Tuesday, October 23, 2018
News Code : 353620 | Publish Date :2018/10/12 - 17:00 | Category: FORUM

Russia says Iran’s presence in Syria none of Israel’s business
A senior Russian official has dismissed the Israeli regime’s demand that Iran be forced out of Syria, saying that the issue is none of Tel Aviv’s business as it is Syria’s sovereign right to authorize Iranian forces on its soil.

Hawzah News Agency - “Syria is a member of the United Nations,” Russian Deputy Foreign Minister Mikhail Bogdanov said, adding that the Arab country “has equal rights” over its self-determination with Russia, the US and any other member of the UN.

“This is a sovereign country led by a legitimate government. It can agree on cooperation with any other country, including Iran, Russia, Israel,” he noted in an interview with the Israeli TV channel i24NEWS released Thursday night.

“That’s Syria’s sovereign right, and it’s not the business of a third party to intervene in these subjects of politics or policy of a sovereign country,” said Bogdanov, who is also President Vladimir Putin’s special envoy for the Middle East.

He went on to say that Moscow had already explained to Israel and the US that “this is a sovereign decision for Syria who should be on their territory.”

“They asked us and the Iranians to be there. The Iranians have said repeatedly on many levels that Syria asked them to help them in the fight against terrorists, and when Mr. Assad tells them that their mission is accomplished and they are no longer needed, they will leave Syria, just like us.”

Iran has been offering military advisory support to Syria at the request of the Damascus government, enabling its army to speed up its gains on various fronts against terror outfits.

However, over the past few years, Israel has frequently attacked military targets inside Syria in an attempt to prop up terrorist groups that have been suffering defeats at the hands of Syrian government forces.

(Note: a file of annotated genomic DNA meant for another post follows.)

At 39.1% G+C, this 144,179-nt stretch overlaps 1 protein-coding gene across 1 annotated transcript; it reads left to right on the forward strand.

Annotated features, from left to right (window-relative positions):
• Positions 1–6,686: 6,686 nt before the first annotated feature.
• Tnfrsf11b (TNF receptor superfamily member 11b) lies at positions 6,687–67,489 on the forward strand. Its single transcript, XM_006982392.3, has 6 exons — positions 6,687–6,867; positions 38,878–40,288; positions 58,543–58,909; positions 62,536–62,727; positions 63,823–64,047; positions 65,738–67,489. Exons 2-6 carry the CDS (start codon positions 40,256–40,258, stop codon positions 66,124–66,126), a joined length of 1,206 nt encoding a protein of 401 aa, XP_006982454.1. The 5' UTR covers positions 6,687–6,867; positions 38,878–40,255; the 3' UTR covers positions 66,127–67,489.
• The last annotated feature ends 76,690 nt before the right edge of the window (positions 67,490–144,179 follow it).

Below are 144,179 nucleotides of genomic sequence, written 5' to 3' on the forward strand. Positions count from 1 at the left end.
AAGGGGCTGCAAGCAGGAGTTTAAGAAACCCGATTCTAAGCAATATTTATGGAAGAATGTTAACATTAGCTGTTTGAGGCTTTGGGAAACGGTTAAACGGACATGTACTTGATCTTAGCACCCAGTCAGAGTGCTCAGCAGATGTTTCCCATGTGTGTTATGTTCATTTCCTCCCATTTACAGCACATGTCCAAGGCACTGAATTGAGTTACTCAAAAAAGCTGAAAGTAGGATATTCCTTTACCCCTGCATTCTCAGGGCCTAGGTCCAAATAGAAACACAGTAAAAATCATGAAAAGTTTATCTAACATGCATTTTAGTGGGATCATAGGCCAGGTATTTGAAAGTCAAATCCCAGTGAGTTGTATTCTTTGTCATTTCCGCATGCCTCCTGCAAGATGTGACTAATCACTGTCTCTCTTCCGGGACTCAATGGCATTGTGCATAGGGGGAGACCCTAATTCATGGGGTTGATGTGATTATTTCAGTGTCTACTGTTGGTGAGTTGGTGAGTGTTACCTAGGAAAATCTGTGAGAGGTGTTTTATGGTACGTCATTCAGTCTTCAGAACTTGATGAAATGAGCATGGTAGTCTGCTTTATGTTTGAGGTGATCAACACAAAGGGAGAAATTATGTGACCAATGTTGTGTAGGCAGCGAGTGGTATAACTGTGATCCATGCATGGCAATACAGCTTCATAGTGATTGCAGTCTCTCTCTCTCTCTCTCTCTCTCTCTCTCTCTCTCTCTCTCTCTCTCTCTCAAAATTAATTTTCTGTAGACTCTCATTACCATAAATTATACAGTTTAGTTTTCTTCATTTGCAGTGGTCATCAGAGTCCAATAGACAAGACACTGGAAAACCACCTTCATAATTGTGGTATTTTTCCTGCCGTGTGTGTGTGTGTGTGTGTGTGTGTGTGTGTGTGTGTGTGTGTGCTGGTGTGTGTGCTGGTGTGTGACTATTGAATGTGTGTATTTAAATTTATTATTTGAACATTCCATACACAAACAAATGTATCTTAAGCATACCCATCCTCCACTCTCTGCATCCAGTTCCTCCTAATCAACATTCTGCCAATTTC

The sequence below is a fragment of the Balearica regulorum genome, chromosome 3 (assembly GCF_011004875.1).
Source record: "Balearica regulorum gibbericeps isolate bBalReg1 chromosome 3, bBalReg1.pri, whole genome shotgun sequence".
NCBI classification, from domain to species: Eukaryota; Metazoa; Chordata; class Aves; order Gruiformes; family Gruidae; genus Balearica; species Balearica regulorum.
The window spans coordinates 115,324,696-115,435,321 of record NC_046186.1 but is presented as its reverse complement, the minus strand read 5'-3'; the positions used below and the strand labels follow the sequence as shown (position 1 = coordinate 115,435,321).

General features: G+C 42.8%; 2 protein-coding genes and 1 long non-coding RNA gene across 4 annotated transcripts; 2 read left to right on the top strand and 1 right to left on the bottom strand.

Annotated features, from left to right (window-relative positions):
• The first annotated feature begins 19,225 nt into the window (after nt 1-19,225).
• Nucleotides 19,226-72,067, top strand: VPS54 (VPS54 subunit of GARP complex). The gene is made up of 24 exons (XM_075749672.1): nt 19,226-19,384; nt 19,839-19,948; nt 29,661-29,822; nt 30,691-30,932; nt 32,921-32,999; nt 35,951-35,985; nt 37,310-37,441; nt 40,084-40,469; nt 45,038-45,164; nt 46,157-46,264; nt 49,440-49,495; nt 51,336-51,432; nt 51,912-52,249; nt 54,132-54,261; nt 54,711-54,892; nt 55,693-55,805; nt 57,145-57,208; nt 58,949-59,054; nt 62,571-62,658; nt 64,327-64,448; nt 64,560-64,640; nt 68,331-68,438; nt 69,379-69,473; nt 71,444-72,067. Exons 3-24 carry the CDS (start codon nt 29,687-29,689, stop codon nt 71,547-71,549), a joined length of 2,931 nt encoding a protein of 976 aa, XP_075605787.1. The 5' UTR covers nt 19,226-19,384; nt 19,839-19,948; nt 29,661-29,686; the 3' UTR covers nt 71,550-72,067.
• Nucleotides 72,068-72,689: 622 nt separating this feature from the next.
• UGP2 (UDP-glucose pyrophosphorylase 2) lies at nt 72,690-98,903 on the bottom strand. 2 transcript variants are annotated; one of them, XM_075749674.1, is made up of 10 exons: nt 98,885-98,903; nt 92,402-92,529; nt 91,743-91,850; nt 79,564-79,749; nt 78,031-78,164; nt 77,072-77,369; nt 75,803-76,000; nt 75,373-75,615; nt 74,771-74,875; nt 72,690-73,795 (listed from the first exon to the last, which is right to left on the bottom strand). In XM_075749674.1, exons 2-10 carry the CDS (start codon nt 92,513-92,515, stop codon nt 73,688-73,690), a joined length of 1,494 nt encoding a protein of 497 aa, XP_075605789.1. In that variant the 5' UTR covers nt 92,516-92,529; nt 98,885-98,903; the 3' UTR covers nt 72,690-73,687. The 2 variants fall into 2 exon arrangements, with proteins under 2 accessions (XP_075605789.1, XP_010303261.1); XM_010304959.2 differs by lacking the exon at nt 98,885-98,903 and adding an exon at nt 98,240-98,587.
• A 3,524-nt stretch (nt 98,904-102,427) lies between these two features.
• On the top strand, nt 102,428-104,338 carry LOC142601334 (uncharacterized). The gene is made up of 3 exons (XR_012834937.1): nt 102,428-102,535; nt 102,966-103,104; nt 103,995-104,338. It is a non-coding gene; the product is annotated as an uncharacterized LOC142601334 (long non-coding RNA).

In the latest Israeli airstrikes on Syria a few weeks ago, a Russian Il-20 plane was mistakenly shot down by Syrian air defenses in Latakia Province, northwestern Syria. The Syrian S-200 missile defense system was responding to a wave of strikes by four Israeli warplanes.

Moscow blamed Tel Aviv for the incident, which killed all 15 people on board, saying the Israeli warplanes had deliberately “created a dangerous situation” that led to the crash. 

Shortly after the attack, Russia delivered a modern version of its S-300 missile defense system to Syria in a bid to prevent similar incidents in the future.

Plane crash changed rules of the game

In his interview with i24NEWSBogdanov underlined that the Israeli pilots’ fault in that incident totally changed the rules of the game.

“The rules of the game were violated when Israeli pilots used a Russian aircraft for cover, knowing how it threatened the Russian crew,” he noted.

“You can imagine what would have happened if 15 Israeli officers had been killed through our fault,” he said.

Netanyahu's UN theatricals on Iran nuclear site

Elsewhere in his remarks, Bogdanov mocked Israeli Prime Minister Benjamin Netanyahu’s theatrical performance at the United Nations, in which he used placards with satellite pictures to make claims about a secret atomic warehouse in Tehran.

“It’s naive to think that only one country and only one secret service knows something that nobody else knows," Bogdanov told i24NEWS, refuting allegations leveled by the Israeli PM about an atomic warehouse in Turquzabad, a village close to Tehran.

“It’s the work of the International Atomic Energy Agency (IAEA), which is supposed to check this. It is a professional and serious organisation. It has authority and legitimacy," he said, adding that the IAEA can inspect any site at any time under the agreement it has with Iran.

"To tell the whole world they have something, and show pictures, maybe some people like this and it helps him, maybe it’s intended to score points and for internal consumption," Bogdanov noted.

“Speaking seriously... Israel should have taken a different approach and not worked with journalists and with what we call ‘megaphone diplomacy’," he noted.

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